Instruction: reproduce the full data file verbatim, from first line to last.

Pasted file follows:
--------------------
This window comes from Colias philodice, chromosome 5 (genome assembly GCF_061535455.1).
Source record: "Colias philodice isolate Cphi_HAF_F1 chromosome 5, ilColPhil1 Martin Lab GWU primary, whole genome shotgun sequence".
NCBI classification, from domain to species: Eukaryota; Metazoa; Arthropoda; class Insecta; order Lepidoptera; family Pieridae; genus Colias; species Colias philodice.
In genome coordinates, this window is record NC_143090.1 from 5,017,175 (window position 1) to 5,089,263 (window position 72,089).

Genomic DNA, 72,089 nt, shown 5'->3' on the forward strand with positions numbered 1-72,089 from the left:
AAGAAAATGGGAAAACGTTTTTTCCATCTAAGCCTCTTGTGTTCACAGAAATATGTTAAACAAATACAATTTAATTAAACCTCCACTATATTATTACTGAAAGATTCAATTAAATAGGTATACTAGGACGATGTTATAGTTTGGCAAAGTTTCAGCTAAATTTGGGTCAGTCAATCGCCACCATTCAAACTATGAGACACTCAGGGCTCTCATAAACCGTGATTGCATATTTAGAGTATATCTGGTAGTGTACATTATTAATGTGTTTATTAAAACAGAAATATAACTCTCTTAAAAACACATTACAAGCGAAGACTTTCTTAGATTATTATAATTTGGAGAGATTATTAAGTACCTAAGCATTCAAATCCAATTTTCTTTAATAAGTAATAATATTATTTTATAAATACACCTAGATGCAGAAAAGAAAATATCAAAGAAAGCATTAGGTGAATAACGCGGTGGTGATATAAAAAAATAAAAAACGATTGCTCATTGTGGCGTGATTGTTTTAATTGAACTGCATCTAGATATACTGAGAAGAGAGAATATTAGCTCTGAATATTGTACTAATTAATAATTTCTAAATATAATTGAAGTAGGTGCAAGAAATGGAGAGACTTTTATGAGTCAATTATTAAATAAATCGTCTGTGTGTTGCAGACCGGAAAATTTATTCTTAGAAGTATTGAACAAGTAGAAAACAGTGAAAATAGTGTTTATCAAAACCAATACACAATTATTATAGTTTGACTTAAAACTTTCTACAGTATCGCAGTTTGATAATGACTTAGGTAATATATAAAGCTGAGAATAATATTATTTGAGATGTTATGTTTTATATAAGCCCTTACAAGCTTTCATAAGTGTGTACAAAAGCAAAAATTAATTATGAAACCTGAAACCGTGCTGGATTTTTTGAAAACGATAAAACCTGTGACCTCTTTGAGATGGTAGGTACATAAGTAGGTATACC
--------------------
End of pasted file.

This window comes from Colias philodice, chromosome 5 (genome assembly GCF_061535455.1).
Source record: "Colias philodice isolate Cphi_HAF_F1 chromosome 5, ilColPhil1 Martin Lab GWU primary, whole genome shotgun sequence".
NCBI classification, from domain to species: Eukaryota; Metazoa; Arthropoda; class Insecta; order Lepidoptera; family Pieridae; genus Colias; species Colias philodice.
In genome coordinates, this window is record NC_143090.1 from 5,017,175 (window position 1) to 5,089,263 (window position 72,089).

Genomic DNA, 72,089 nt, shown 5'->3' on the forward strand with positions numbered 1-72,089 from the left:
AAGAAAATGGGAAAACGTTTTTTCCATCTAAGCCTCTTGTGTTCACAGAAATATGTTAAACAAATACAATTTAATTAAACCTCCACTATATTATTACTGAAAGATTCAATTAAATAGGTATACTAGGACGATGTTATAGTTTGGCAAAGTTTCAGCTAAATTTGGGTCAGTCAATCGCCACCATTCAAACTATGAGACACTCAGGGCTCTCATAAACCGTGATTGCATATTTAGAGTATATCTGGTAGTGTACATTATTAATGTGTTTATTAAAACAGAAATATAACTCTCTTAAAAACACATTACAAGCGAAGACTTTCTTAGATTATTATAATTTGGAGAGATTATTAAGTACCTAAGCATTCAAATCCAATTTTCTTTAATAAGTAATAATATTATTTTATAAATACACCTAGATGCAGAAAAGAAAATATCAAAGAAAGCATTAGGTGAATAACGCGGTGGTGATATAAAAAAATAAAAAACGATTGCTCATTGTGGCGTGATTGTTTTAATTGAACTGCATCTAGATATACTGAGAAGAGAGAATATTAGCTCTGAATATTGTACTAATTAATAATTTCTAAATATAATTGAAGTAGGTGCAAGAAATGGAGAGACTTTTATGAGTCAATTATTAAATAAATCGTCTGTGTGTTGCAGACCGGAAAATTTATTCTTAGAAGTATTGAACAAGTAGAAAACAGTGAAAATAGTGTTTATCAAAACCAATACACAATTATTATAGTTTGACTTAAAACTTTCTACAGTATCGCAGTTTGATAATGACTTAGGTAATATATAAAGCTGAGAATAATATTATTTGAGATGTTATGTTTTATATAAGCCCTTACAAGCTTTCATAAGTGTGTACAAAAGCAAAAATTAATTATGAAACCTGAAACCGTGCTGGATTTTTTGAAAACGATAAAACCTGTGACCTCTTTGAGATGGTAGGTACATAAGTAGGTATACC